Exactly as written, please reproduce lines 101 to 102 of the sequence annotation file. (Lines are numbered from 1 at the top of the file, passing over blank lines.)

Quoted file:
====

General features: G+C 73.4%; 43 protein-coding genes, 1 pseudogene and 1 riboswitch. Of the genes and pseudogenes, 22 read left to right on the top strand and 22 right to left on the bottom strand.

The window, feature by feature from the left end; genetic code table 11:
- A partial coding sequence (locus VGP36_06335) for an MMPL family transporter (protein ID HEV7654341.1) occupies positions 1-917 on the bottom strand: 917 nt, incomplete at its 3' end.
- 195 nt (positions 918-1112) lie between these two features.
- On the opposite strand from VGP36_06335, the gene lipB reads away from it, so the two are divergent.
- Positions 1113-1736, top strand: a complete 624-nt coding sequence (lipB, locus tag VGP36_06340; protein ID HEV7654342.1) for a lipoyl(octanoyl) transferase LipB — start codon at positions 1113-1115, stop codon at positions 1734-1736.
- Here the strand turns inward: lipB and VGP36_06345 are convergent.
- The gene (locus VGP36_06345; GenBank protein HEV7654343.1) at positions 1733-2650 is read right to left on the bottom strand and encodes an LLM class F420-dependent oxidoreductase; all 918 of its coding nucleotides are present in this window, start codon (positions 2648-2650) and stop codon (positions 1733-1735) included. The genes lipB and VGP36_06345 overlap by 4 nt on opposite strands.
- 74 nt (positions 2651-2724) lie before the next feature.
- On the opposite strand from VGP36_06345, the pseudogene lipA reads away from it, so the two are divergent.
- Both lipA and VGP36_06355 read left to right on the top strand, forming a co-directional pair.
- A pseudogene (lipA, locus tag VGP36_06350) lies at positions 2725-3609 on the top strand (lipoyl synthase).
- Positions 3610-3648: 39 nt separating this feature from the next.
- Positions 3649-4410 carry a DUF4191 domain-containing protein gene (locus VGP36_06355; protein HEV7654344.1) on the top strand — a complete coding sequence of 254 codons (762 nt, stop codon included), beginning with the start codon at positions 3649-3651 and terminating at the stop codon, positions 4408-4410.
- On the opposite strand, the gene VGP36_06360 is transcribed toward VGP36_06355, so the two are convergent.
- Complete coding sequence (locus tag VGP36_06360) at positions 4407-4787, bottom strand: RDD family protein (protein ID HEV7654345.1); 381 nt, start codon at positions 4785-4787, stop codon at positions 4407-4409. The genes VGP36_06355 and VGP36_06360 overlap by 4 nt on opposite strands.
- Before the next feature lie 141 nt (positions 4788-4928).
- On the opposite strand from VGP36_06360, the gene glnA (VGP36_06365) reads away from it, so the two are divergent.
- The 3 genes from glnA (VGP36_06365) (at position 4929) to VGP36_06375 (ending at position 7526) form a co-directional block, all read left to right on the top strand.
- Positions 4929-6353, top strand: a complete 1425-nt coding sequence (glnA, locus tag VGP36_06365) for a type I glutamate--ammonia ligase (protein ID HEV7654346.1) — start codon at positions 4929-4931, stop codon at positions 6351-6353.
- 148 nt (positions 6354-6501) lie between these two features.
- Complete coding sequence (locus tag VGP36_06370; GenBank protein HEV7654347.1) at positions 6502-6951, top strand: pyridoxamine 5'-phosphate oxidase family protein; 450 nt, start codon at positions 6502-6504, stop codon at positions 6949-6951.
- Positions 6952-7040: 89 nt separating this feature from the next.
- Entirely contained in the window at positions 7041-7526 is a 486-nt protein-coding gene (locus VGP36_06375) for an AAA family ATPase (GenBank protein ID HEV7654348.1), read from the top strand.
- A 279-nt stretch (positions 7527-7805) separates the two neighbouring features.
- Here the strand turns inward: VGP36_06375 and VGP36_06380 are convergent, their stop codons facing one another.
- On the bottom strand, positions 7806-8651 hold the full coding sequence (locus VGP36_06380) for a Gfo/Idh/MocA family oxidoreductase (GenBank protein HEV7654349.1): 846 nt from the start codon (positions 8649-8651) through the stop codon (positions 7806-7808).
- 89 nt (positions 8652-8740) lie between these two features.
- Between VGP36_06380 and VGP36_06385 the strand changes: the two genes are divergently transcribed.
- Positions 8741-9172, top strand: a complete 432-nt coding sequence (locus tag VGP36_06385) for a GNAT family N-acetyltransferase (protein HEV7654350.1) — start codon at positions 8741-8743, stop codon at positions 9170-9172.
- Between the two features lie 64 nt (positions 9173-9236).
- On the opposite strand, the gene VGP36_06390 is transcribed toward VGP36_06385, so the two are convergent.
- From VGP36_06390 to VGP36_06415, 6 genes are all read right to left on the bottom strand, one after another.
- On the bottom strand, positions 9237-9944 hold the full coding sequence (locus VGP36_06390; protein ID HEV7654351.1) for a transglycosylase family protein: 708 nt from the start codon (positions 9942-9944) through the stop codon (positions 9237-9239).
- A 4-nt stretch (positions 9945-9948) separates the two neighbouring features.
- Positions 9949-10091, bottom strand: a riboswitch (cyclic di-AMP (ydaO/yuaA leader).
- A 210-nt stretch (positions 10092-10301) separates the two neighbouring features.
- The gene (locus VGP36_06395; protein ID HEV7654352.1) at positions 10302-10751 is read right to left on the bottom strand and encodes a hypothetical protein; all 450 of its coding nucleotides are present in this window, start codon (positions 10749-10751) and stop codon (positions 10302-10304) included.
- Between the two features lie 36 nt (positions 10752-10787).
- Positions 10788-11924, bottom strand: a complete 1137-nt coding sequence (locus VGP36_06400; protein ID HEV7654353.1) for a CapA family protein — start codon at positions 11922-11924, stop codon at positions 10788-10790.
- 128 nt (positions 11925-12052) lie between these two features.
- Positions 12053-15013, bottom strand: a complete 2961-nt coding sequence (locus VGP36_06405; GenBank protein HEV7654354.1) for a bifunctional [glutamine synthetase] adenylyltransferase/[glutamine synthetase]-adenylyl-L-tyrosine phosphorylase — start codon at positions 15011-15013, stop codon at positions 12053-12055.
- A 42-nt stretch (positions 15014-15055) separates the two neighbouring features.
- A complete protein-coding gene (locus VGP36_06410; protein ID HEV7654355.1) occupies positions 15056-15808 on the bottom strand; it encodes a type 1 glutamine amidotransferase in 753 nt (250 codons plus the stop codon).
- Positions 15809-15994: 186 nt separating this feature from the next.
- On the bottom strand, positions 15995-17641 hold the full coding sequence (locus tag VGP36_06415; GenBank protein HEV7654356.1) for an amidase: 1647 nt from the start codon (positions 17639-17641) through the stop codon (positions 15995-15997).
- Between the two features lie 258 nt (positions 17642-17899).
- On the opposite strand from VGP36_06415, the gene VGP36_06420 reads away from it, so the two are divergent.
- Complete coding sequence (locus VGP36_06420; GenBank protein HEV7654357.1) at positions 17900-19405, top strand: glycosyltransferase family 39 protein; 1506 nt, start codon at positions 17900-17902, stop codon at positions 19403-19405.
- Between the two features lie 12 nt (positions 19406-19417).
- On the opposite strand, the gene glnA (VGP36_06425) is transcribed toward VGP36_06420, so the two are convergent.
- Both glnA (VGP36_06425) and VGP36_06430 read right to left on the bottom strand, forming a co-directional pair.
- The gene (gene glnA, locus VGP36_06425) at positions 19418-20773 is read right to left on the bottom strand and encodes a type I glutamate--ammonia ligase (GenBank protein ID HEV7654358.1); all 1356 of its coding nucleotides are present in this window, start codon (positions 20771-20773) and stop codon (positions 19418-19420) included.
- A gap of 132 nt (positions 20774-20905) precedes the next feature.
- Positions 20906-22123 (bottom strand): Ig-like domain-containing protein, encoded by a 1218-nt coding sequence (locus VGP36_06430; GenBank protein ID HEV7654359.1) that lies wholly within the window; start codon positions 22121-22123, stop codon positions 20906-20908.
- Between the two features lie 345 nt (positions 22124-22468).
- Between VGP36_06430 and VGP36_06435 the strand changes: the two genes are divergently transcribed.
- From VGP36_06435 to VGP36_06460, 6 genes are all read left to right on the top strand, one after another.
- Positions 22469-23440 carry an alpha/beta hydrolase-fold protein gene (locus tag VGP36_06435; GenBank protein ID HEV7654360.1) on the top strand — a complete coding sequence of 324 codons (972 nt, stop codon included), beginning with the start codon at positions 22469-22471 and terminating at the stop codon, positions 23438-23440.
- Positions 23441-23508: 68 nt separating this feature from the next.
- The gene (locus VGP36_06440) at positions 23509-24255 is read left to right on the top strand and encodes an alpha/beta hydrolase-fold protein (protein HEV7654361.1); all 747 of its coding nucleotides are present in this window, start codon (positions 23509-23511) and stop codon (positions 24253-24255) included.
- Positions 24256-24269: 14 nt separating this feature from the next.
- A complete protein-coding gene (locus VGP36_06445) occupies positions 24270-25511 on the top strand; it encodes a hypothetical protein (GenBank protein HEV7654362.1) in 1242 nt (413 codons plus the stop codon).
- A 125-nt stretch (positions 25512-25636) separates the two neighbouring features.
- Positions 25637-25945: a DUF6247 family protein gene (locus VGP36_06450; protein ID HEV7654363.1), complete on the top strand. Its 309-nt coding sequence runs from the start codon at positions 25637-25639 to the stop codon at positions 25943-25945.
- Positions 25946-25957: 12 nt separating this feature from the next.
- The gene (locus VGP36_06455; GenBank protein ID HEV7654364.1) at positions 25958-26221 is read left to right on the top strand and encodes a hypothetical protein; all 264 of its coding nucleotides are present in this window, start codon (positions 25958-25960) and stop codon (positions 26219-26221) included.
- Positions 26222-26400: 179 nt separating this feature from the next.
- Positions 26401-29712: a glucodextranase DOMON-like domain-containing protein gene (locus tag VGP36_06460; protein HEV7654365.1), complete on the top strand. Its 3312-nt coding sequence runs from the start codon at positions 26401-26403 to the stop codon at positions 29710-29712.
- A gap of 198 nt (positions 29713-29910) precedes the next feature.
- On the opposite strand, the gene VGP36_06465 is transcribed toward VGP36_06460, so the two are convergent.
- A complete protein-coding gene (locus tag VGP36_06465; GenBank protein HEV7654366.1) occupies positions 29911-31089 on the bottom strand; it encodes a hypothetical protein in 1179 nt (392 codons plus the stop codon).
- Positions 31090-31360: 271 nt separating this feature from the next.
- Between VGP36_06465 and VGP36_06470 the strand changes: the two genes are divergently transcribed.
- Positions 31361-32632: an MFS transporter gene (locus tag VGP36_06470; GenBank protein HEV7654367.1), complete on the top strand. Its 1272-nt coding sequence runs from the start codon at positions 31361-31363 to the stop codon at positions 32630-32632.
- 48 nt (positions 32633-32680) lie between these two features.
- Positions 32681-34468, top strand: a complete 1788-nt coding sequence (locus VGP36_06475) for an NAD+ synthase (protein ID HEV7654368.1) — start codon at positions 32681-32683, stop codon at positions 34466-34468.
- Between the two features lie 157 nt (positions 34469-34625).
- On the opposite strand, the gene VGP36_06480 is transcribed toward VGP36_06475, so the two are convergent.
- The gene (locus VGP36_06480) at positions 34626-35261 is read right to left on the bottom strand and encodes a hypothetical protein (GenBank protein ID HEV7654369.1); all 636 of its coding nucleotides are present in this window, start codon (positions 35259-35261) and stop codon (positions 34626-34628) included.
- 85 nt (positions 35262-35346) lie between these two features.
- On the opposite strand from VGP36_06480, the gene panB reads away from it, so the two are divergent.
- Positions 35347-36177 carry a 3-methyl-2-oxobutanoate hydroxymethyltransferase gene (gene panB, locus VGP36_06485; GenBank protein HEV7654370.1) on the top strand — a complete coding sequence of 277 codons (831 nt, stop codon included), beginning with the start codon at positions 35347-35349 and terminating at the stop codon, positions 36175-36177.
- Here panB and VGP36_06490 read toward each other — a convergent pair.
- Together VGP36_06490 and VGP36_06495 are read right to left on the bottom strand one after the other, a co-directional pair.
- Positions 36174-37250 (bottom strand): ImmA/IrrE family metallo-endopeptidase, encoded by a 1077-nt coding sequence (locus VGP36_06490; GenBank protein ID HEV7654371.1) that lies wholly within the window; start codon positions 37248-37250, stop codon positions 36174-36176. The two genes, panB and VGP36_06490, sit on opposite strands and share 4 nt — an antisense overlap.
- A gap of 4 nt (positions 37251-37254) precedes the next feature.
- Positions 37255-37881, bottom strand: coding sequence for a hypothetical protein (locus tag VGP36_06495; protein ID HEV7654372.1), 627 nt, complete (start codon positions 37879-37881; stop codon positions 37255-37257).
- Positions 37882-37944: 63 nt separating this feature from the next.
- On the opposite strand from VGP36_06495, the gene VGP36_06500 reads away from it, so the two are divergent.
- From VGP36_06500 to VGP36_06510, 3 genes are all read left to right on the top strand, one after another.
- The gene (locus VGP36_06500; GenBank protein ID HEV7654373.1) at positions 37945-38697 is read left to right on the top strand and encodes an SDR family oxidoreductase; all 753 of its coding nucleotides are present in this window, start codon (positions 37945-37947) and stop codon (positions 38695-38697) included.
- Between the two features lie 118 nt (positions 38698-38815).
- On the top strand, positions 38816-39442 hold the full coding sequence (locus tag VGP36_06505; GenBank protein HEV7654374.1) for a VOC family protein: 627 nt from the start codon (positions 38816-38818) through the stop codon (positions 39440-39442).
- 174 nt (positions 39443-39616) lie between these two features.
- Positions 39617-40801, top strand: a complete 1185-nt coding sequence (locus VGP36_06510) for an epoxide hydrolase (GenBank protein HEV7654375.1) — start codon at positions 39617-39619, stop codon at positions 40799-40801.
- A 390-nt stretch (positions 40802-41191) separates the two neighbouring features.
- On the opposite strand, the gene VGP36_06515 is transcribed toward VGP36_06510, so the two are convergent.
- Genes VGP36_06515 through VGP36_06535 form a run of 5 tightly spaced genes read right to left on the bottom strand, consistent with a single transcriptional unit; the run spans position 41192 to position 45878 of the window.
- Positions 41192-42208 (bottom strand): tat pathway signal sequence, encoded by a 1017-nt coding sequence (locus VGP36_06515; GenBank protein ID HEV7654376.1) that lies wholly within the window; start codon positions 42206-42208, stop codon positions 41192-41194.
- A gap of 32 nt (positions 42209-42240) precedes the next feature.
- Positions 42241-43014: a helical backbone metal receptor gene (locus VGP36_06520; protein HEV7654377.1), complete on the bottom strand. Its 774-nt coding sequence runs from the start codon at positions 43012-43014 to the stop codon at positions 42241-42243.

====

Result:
- A gap of 32 nt (positions 42209-42240) precedes the next feature.
- Positions 42241-43014: a helical backbone metal receptor gene (locus VGP36_06520; protein HEV7654377.1), complete on the bottom strand. Its 774-nt coding sequence runs from the start codon at positions 43012-43014 to the stop codon at positions 42241-42243.